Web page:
These two elaborate cabinets are faithful reproductions of a secretaire at Waddesdon Manor signed by Adam Weisweiler (maître in 1778). Likely produced early in the 19th century, the fallfront on the Waddesdon example is set with floral-decorated Sèvres porcelain tableaux. These tableaux are most certainly replacements, added during alterations carried out on the cabinet no later than 1865 (see G. de Bellaigue, The James A. de Rothschild Collection at Waddesdon Manor, Furniture, Clocks and Gilt Bronzes, London, 1974, vol. I, cat. 71, pp. 361-6). The original plaques likely corresponded to those appearing in undated drawings of two related secretaires. One, formerly in the Destailleur Collection, but now missing, is illustrated and discussed by Salverte, who establishes a connection between it and the Waddesdon cabinet (see C. de Salverte, Le Meuble Français d'Après les Ornemanistes de 1600 à 1789, Paris, 1930, p. 45). The other drawing was formerly in the collection of A. Sigwalt and is now in the Bibliothèque Nationale. The right-hand plaques in the drawings appear to be an artist's impression of a Sèvres plaque entitled L'Offrande à l'Amour. It is interesting to note that the present cabinets contain ormolu plaques of a similar subject. Other examples that have similar plaques in ormolu include two Riesener secrétaires à abattant in the Wallace Collection, London (see P. Hughes, The Wallace Collection, Catalogue of Furniture - II, London, 1996, pp. 990-1004, cat. 198 & 199, F302 & F303). Interestingly, it has been suggested that the Sacrifice of Love plaques on these two examples were early 19th century substitutions (see P. Verlet, Les Bronzes Dorés Français du XVIIIe Siècle, Paris, 1987, p. 335).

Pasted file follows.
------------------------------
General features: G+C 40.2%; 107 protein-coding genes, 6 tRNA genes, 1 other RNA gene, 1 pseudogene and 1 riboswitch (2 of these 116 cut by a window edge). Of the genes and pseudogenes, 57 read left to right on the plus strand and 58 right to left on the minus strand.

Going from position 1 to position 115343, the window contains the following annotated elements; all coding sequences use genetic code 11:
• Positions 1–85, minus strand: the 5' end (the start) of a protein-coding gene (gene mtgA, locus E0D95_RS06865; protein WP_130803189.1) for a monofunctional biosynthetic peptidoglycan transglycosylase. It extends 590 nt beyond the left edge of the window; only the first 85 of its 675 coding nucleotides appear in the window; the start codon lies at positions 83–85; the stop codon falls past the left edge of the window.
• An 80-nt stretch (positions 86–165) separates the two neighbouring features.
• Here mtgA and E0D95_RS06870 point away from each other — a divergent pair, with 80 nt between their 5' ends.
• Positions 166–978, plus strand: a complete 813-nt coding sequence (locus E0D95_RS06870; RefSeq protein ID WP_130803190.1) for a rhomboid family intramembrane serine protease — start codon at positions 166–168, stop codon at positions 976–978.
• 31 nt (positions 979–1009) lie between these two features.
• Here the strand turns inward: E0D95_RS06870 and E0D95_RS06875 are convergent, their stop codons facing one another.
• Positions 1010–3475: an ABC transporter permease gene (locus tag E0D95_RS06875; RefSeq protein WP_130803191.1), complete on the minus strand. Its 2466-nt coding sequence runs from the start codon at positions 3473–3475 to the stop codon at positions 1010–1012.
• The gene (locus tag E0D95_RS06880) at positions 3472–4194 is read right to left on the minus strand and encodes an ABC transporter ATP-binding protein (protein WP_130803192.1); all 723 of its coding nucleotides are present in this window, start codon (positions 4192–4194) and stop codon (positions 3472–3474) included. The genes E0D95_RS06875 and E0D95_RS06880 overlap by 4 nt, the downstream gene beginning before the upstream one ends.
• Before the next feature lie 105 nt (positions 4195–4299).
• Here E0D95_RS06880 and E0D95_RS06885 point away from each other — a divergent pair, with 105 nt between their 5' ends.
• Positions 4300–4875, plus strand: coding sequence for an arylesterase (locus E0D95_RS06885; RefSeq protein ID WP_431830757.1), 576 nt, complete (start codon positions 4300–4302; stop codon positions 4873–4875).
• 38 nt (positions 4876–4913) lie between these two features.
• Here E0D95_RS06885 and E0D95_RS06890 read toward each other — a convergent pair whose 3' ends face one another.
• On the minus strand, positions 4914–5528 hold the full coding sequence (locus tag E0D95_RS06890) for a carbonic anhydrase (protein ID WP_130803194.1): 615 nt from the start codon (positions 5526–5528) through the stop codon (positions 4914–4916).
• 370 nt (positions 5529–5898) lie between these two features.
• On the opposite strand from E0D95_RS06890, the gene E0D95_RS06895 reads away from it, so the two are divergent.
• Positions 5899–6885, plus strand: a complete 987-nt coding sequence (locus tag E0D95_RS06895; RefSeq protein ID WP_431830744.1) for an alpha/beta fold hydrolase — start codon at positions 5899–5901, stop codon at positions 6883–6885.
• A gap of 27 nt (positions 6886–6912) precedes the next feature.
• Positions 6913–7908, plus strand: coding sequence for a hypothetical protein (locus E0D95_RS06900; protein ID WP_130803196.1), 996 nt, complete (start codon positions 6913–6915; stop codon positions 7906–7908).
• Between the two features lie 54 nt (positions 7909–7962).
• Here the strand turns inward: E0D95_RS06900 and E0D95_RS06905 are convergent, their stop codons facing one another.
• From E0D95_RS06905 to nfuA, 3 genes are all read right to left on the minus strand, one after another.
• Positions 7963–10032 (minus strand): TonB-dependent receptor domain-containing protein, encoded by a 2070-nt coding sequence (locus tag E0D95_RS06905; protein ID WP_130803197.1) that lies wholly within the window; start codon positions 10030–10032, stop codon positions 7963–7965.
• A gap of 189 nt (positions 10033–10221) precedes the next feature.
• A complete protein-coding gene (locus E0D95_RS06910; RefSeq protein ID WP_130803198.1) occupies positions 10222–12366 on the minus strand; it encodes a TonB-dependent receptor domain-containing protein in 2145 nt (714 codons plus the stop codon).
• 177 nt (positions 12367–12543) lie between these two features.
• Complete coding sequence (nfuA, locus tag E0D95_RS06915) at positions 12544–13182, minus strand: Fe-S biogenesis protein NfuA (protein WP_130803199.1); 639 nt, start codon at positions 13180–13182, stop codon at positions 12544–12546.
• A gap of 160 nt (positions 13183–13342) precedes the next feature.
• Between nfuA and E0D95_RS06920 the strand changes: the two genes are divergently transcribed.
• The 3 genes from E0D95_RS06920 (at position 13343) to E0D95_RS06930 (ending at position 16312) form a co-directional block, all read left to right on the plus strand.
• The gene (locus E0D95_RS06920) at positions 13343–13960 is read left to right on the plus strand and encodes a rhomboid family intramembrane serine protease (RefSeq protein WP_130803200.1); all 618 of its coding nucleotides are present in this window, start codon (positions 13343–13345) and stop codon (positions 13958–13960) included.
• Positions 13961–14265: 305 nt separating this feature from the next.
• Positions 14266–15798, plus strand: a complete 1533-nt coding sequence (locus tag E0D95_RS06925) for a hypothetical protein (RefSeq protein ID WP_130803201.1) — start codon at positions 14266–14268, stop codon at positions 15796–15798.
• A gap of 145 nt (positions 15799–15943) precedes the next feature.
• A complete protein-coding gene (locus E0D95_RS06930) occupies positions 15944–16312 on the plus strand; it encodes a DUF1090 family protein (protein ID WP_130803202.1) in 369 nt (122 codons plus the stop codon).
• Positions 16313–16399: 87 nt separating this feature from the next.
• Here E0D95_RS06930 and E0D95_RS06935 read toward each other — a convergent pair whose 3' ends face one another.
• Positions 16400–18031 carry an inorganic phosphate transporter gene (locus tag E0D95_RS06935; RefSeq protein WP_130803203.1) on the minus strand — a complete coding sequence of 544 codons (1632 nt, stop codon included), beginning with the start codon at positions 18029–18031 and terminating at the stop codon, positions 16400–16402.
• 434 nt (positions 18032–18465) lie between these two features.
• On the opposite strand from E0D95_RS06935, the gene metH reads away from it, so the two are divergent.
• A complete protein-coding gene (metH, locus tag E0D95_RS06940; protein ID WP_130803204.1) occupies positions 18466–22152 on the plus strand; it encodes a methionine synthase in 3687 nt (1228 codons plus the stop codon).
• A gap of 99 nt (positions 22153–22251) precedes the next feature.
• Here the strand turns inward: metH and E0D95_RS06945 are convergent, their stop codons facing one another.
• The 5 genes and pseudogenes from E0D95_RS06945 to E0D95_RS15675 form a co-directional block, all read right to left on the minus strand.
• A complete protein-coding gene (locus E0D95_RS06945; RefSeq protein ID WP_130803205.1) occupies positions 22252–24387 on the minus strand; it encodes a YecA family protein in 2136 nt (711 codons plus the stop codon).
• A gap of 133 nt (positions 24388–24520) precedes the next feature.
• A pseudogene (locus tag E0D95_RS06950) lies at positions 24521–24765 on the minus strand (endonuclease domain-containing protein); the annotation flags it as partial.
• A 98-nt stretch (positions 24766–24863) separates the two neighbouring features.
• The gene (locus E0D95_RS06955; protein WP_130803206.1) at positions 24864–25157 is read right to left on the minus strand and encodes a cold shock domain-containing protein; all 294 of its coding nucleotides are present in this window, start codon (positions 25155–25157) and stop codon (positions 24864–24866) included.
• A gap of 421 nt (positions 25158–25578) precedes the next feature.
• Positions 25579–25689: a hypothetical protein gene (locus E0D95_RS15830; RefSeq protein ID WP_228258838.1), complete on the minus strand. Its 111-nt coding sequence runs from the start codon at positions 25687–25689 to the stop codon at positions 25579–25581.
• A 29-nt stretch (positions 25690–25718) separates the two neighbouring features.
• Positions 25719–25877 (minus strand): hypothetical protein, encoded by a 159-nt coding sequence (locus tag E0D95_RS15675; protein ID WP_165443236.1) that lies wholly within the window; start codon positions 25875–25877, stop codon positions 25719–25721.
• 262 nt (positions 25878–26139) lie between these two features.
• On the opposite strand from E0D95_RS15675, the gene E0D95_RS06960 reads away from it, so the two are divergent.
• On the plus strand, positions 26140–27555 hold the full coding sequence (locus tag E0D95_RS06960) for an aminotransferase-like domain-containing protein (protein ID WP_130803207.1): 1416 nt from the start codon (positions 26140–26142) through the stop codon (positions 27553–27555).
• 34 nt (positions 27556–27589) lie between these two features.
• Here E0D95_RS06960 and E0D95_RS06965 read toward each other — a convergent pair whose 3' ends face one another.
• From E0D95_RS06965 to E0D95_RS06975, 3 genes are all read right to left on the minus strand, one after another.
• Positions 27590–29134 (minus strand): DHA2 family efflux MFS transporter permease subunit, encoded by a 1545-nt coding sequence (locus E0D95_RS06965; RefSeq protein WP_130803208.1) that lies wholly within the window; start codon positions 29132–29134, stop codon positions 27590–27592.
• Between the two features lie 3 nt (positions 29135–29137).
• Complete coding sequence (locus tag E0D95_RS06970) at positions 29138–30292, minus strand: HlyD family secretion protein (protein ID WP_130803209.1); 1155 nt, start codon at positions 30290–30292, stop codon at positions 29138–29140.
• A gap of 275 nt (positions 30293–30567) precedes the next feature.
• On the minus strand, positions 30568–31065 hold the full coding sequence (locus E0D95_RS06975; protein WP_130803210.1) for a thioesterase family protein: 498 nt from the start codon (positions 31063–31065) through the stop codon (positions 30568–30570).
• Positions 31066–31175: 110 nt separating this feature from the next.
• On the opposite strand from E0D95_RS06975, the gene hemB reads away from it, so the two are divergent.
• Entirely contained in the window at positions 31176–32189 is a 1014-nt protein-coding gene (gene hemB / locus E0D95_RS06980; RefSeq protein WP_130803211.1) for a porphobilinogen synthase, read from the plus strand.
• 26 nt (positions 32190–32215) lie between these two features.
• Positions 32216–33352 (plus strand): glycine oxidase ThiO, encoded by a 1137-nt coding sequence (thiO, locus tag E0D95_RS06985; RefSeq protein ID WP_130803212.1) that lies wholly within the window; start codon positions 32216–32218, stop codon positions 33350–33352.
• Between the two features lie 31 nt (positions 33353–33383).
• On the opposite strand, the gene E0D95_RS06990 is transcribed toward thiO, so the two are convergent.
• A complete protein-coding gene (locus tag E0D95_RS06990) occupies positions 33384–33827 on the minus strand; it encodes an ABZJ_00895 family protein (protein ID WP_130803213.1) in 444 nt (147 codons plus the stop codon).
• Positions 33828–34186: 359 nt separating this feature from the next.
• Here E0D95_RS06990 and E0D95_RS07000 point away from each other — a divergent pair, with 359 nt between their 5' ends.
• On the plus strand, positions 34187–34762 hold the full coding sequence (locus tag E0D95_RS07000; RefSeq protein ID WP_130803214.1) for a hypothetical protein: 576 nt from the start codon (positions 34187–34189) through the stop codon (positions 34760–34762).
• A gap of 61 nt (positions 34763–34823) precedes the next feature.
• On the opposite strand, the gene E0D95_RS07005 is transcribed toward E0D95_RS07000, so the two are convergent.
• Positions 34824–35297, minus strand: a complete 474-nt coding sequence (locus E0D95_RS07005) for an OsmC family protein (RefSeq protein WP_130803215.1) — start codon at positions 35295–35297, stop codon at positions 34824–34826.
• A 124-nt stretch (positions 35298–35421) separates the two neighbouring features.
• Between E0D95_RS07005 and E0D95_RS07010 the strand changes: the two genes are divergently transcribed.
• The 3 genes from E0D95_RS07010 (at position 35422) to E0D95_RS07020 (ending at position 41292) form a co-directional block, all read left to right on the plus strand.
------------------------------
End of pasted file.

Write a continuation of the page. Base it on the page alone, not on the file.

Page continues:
Adam Weisweiler (d.1820), an ébéniste of German origin, established his atelier in the rue du Faubourg Saint-Antoine. He worked closely with the marchand-merciers Julliot and Daguerre and the ébénistes Riesener and Beneman. Daguerre, who counted the French, Neapolitan and Russian Royal families amongst his clientele, enjoyed particular favour in England under the patronage of King George IV, and established a shop in 1788 in Piccadilly to supply the English nobility. Weisweiler remained active until 1809 or 1812, as his association with Daguerre enabled him to continue to work for the export trade during the Revolution, allowing him to avoid the bankruptcy that befell so many of his colleagues.